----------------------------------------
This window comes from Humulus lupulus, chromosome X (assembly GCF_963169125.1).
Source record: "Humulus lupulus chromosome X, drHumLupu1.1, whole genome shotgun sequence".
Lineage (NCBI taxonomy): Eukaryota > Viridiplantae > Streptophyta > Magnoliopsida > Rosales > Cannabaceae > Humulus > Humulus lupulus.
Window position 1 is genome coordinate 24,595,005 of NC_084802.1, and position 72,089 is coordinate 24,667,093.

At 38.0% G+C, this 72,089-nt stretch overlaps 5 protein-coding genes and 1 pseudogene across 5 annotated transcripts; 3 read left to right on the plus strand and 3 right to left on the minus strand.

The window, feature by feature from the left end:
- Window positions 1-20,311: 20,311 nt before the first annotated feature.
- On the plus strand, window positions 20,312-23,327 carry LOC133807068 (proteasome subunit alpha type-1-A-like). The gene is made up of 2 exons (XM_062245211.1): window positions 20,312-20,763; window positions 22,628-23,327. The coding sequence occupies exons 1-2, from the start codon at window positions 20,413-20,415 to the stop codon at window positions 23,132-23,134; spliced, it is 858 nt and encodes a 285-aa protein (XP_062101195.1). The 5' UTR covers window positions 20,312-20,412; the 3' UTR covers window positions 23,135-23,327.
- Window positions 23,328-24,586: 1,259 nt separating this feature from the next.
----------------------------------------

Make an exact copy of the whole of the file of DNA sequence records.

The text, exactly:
This window comes from Humulus lupulus, chromosome X (assembly GCF_963169125.1).
Source record: "Humulus lupulus chromosome X, drHumLupu1.1, whole genome shotgun sequence".
Lineage (NCBI taxonomy): Eukaryota > Viridiplantae > Streptophyta > Magnoliopsida > Rosales > Cannabaceae > Humulus > Humulus lupulus.
Window position 1 is genome coordinate 24,595,005 of NC_084802.1, and position 72,089 is coordinate 24,667,093.

At 38.0% G+C, this 72,089-nt stretch overlaps 5 protein-coding genes and 1 pseudogene across 5 annotated transcripts; 3 read left to right on the plus strand and 3 right to left on the minus strand.

The window, feature by feature from the left end:
- Window positions 1-20,311: 20,311 nt before the first annotated feature.
- On the plus strand, window positions 20,312-23,327 carry LOC133807068 (proteasome subunit alpha type-1-A-like). The gene is made up of 2 exons (XM_062245211.1): window positions 20,312-20,763; window positions 22,628-23,327. The coding sequence occupies exons 1-2, from the start codon at window positions 20,413-20,415 to the stop codon at window positions 23,132-23,134; spliced, it is 858 nt and encodes a 285-aa protein (XP_062101195.1). The 5' UTR covers window positions 20,312-20,412; the 3' UTR covers window positions 23,135-23,327.
- Window positions 23,328-24,586: 1,259 nt separating this feature from the next.